Narang said he estimated that $9 million of the $10 million stolen came from YouTube-originated scams.
The FBI declined to comment on last weekend’s giveaway scam. A Twitter spokesperson said the compromised accounts were swiftly restored to their rightful owners.
These giveaway scams all happened despite a similar scam that occurred in July following a massive breach of high-profile accounts, including Musk’s.
Those hackers compromised 130 Twitter accounts and netted more than $100,000 worth of bitcoin. Three people, two of whom were teenagers, have been charged in connection with that scam.
These scams may appear more legitimate because genuine cash giveaways, fronted by celebrities, also occur.
Last August, Cardi B and Megan Thee Stallion partnered with
, a peer-to-peer payment app, to promote their hit song “WAP,” tweeting that they would give away $1 million, split among some lucky winners. Twitter users simply had to post their Cash App username and a reason they should win.
But some were fooled into sending $15 or $20 to accounts that impersonated the Grammy winners. Since users had already posted their Cash App usernames, scammers knew whom to target.
These phony accounts asked users to “verify” that they were real by sending money, with a promise that their money would be returned with a much larger chunk of change. But the money was never returned.
Narang warned that posting your Cash App username can be bait for cybercriminals: “It’s like pointing people to your email address, right? It’s an easy way for them to then have an entry point to contact you.” Once your username is out in the open, it makes you a bigger target for requests on Cash App.
The real Cash App giveaways don’t ask for money or verification up front. If you were a lucky winner, you would simply receive cash. Narang said scammers “use this advance-fee fraud type of scam in order to get users to pony up a little bit of money in the hopes they’ll get it.”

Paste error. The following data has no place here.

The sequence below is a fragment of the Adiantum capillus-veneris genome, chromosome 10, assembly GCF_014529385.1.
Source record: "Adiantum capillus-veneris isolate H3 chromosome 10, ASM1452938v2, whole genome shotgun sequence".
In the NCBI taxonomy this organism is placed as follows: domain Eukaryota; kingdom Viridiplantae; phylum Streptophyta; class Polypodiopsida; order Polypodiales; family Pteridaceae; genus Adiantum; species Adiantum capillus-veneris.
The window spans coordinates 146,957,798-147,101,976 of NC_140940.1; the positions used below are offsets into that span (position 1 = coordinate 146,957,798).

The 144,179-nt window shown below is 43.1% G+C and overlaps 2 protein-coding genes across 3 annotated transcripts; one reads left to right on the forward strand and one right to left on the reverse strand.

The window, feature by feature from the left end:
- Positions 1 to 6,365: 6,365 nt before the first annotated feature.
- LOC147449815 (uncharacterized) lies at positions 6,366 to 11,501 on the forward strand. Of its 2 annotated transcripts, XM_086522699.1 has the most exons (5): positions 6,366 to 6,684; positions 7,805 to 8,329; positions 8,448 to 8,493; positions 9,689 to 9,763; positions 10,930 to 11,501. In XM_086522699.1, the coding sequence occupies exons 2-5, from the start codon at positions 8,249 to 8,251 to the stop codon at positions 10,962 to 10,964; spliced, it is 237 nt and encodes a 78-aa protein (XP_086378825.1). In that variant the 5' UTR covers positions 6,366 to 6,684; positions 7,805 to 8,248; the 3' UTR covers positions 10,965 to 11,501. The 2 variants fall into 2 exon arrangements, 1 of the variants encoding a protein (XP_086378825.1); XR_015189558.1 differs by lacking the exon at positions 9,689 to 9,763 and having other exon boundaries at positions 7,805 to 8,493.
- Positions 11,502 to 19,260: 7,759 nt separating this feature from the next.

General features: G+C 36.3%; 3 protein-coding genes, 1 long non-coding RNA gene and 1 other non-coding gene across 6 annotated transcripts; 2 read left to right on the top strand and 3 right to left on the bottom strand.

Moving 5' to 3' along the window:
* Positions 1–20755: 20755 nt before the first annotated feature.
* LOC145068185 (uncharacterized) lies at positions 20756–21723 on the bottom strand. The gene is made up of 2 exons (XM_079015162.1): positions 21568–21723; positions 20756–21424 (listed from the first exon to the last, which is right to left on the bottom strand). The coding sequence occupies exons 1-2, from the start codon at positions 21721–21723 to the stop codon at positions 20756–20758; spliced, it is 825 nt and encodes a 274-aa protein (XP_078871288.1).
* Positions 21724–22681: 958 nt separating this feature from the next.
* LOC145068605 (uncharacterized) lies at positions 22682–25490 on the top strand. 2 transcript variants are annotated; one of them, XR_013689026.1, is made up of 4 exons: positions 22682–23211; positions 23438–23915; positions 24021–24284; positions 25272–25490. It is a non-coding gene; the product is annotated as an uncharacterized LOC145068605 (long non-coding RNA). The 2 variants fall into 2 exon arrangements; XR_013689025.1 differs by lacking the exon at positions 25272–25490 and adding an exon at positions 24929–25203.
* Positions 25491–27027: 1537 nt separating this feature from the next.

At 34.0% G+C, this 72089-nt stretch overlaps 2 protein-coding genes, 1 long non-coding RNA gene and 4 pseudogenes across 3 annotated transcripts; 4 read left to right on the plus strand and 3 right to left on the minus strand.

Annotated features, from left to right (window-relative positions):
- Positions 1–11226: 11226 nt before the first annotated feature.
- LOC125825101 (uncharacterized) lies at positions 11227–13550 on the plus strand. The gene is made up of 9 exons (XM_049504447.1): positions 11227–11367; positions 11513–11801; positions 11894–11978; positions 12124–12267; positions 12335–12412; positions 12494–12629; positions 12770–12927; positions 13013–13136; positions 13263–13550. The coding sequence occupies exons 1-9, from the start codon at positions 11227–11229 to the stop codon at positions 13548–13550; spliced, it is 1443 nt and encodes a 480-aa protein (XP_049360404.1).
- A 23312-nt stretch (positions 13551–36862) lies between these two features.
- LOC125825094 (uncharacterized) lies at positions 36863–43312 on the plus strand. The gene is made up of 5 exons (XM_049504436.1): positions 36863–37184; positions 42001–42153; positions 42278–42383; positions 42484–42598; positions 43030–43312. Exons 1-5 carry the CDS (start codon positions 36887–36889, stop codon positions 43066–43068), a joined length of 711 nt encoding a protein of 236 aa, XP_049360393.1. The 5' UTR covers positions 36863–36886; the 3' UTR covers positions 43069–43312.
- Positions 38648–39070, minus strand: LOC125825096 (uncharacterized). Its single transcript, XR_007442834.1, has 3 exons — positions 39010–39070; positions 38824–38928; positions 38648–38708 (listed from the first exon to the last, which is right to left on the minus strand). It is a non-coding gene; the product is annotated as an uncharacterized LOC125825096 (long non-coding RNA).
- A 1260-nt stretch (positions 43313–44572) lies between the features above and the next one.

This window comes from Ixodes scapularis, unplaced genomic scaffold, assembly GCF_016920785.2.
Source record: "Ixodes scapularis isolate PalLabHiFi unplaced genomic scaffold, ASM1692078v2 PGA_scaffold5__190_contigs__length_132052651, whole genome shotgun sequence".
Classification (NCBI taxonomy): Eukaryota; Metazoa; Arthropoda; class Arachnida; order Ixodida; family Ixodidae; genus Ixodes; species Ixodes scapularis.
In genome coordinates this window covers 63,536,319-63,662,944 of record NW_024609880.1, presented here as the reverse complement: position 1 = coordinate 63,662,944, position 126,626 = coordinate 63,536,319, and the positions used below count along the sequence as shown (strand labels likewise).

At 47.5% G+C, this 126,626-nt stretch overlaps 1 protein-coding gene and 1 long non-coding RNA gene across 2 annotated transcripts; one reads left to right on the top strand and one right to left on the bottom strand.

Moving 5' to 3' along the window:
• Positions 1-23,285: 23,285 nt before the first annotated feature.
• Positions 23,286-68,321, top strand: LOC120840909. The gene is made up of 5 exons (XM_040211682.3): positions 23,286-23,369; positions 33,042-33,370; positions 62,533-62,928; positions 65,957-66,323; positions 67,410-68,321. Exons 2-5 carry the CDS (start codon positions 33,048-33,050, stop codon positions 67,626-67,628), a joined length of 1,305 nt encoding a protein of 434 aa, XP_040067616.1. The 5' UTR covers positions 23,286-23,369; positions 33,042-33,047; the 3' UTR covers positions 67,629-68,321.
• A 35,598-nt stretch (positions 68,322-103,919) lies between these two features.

The same scheme seems to have occurred during other Cash App giveaways over the past year, in which scammers impersonated Lil Nas X, Miley Cyrus, Justin Bieber, and Chance the Rapper.
The impersonation scams are part of a surge in fraud that originated on social media, in which $261 million was reported stolen in 2020, a 130% increase from 2019.
John Breyault, the vice president of fraud at National Consumers League, said the proliferation of P2P payment apps may be partly responsible for this uptick.
The ability to instantly send money via apps such as Cash App, Venmo, or Zelle makes it easy for scammers to collect quick cash, he said.
Breyault also said the COVID-19 pandemic — and the increased screen time, isolation, and unemployment that have resulted — could be another reason more people are falling for social-media scams.
Exposure to scams have become more likely as we spend more time on these platforms, Breyault said, and social isolation decreases the chances that someone will mention a giveaway to another person, who may have otherwise warned them about it.
Soaring unemployment rates have also put social-media users in a vulnerable position. Breyault said people in desperate economic straits are looking for a lifeline, “so their defenses against this kind of scam could be lower.”
What users can do to protect themselves from these scams
“The protections are probably going to be less if you are using cryptocurrency or one of the P2P payment apps. That’s one of the bugs-slash-features of cryptocurrency — once the money is gone, it’s gone,” Breyault said.
Unlike credit cards, P2P payment apps don’t allow users to reverse or cancel payments. Breyault said since users “actively sent the money, even if it was for ultimately a fraudulent purpose,” they may have a tough time retrieving their losses.
So it’s probably best to have your guard up when cryptocurrency and Cash App giveaways are advertised.
If you are participating in a celebrity-promoted Cash App giveaway, ensure that the person on the opposite side of the transaction is verified by CashApp with a blue check mark. Narang suggested going so far as to turn off incoming Cash App requests so that you can only receive money, not send it out.
Regarding Twitter, Narang said that enabling two-factor authentication was critical to keep your account secure from hackers who may acquire it to make it impersonate a celebrity’s.
So if hackers attempt to log in to your account from a new device, they will need to provide another piece of personal information — email address, phone number, code, answers to identifying questions — before they can gain access.
“I think the risks when it comes to giveaways that you see on social media probably outweigh the potential benefits,” Breyault added. “I would say if you’re at all concerned about fraud, it’s probably just safer to steer away from these.”